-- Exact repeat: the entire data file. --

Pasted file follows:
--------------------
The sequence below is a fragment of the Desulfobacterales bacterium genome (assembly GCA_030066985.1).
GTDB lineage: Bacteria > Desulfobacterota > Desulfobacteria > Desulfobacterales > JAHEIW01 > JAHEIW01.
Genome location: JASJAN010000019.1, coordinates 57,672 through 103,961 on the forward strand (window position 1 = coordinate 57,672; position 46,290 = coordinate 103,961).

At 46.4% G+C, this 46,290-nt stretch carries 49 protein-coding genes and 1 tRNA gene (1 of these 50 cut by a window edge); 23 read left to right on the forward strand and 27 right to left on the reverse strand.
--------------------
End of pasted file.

The sequence below is a fragment of the Desulfobacterales bacterium genome (assembly GCA_030066985.1).
GTDB lineage: Bacteria > Desulfobacterota > Desulfobacteria > Desulfobacterales > JAHEIW01 > JAHEIW01.
Genome location: JASJAN010000019.1, coordinates 57,672 through 103,961 on the forward strand (window position 1 = coordinate 57,672; position 46,290 = coordinate 103,961).

At 46.4% G+C, this 46,290-nt stretch carries 49 protein-coding genes and 1 tRNA gene (1 of these 50 cut by a window edge); 23 read left to right on the forward strand and 27 right to left on the reverse strand.